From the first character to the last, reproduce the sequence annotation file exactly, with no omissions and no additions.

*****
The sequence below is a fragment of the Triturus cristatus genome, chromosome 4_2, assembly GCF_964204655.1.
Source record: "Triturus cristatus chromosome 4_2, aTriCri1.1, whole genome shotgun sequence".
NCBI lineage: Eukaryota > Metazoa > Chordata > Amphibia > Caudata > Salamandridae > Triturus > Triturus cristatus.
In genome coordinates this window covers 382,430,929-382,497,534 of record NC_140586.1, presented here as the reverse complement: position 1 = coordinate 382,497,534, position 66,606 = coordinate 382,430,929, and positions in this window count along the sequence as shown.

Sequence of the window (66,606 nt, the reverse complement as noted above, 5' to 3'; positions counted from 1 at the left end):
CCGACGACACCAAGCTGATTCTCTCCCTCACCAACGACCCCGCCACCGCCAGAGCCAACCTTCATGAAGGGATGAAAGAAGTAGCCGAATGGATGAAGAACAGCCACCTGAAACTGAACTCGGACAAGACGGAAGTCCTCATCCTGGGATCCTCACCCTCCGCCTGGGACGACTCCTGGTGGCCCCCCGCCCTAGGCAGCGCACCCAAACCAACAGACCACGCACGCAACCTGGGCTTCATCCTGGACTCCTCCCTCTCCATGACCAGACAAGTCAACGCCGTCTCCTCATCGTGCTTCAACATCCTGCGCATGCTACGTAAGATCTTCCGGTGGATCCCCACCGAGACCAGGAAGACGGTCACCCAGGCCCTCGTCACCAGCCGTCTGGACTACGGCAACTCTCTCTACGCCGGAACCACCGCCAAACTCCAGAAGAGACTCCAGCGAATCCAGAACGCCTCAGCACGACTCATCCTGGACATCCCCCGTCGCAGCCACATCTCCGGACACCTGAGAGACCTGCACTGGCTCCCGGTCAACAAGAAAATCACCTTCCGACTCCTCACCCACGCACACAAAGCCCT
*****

The sequence below is a fragment of the Triturus cristatus genome, chromosome 4_2, assembly GCF_964204655.1.
Source record: "Triturus cristatus chromosome 4_2, aTriCri1.1, whole genome shotgun sequence".
NCBI lineage: Eukaryota > Metazoa > Chordata > Amphibia > Caudata > Salamandridae > Triturus > Triturus cristatus.
In genome coordinates this window covers 382,430,929-382,497,534 of record NC_140586.1, presented here as the reverse complement: position 1 = coordinate 382,497,534, position 66,606 = coordinate 382,430,929, and positions in this window count along the sequence as shown.

Sequence of the window (66,606 nt, the reverse complement as noted above, 5' to 3'; positions counted from 1 at the left end):
CCGACGACACCAAGCTGATTCTCTCCCTCACCAACGACCCCGCCACCGCCAGAGCCAACCTTCATGAAGGGATGAAAGAAGTAGCCGAATGGATGAAGAACAGCCACCTGAAACTGAACTCGGACAAGACGGAAGTCCTCATCCTGGGATCCTCACCCTCCGCCTGGGACGACTCCTGGTGGCCCCCCGCCCTAGGCAGCGCACCCAAACCAACAGACCACGCACGCAACCTGGGCTTCATCCTGGACTCCTCCCTCTCCATGACCAGACAAGTCAACGCCGTCTCCTCATCGTGCTTCAACATCCTGCGCATGCTACGTAAGATCTTCCGGTGGATCCCCACCGAGACCAGGAAGACGGTCACCCAGGCCCTCGTCACCAGCCGTCTGGACTACGGCAACTCTCTCTACGCCGGAACCACCGCCAAACTCCAGAAGAGACTCCAGCGAATCCAGAACGCCTCAGCACGACTCATCCTGGACATCCCCCGTCGCAGCCACATCTCCGGACACCTGAGAGACCTGCACTGGCTCCCGGTCAACAAGAAAATCACCTTCCGACTCCTCACCCACGCACACAAAGCCCT